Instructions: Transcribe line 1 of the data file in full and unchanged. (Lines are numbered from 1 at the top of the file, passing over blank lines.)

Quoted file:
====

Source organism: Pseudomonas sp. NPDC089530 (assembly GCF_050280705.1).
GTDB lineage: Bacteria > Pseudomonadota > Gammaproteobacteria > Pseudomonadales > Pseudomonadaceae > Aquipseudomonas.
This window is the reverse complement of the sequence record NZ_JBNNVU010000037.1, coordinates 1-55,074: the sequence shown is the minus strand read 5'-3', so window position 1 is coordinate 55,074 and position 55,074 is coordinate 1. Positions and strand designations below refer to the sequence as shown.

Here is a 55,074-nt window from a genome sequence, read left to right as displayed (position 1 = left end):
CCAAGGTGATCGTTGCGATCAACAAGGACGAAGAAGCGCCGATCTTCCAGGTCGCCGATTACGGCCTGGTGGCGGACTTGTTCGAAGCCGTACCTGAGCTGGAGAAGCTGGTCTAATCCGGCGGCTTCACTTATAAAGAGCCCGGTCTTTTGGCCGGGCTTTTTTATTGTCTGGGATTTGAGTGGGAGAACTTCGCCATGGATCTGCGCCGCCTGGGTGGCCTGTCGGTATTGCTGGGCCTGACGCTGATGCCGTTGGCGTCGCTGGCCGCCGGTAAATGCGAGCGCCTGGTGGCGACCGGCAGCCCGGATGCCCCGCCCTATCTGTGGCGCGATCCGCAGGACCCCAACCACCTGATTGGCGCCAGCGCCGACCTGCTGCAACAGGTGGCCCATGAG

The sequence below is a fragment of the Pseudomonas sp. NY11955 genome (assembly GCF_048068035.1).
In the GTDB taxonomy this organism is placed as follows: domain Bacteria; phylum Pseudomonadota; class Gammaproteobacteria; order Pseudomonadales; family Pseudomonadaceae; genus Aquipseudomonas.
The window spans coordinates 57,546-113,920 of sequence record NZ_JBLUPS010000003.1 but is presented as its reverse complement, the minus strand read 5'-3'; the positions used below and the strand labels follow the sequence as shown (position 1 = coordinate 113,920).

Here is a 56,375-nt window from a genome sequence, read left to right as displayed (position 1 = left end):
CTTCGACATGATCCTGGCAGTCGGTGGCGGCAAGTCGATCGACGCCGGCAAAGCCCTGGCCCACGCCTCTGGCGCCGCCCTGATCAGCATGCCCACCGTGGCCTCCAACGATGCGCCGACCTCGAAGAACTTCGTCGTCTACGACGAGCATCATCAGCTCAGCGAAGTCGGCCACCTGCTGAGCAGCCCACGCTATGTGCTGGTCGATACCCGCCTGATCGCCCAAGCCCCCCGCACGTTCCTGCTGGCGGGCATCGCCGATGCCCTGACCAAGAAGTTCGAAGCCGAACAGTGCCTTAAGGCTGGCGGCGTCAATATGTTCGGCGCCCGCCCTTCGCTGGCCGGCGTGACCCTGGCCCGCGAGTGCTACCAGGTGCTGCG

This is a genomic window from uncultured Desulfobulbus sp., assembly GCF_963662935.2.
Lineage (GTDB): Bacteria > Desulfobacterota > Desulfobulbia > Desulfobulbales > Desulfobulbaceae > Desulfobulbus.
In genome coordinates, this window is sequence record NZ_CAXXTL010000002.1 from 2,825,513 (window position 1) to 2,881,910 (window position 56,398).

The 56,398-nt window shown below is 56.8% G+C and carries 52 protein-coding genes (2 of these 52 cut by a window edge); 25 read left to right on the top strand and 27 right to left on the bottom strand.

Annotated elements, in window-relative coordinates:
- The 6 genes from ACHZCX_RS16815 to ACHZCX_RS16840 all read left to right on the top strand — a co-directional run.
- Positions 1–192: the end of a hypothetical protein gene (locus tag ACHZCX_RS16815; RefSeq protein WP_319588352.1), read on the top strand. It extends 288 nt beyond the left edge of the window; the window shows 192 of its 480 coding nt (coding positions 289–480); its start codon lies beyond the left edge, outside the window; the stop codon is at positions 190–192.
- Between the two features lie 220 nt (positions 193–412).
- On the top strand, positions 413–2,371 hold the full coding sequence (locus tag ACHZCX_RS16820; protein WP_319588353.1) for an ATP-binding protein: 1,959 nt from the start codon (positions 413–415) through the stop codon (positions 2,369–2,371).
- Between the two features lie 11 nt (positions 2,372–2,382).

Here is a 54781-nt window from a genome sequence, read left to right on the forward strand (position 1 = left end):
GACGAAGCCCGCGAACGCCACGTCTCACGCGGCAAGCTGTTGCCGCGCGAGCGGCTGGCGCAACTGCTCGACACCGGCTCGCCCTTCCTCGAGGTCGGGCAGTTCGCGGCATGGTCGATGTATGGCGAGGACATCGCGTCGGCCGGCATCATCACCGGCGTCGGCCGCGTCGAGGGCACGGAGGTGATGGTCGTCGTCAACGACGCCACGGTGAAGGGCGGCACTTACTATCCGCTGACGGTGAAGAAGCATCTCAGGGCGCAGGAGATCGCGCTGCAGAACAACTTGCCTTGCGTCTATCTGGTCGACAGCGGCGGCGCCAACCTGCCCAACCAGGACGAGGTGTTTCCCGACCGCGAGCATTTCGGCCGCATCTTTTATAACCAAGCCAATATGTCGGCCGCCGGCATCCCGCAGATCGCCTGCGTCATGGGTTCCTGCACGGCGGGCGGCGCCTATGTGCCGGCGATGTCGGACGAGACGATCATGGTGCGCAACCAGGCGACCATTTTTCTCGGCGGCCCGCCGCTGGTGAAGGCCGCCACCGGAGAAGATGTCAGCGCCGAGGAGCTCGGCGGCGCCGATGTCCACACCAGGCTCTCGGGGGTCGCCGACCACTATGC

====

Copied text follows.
Source organism: Pseudomonas sp. NPDC089530 (assembly GCF_050280705.1).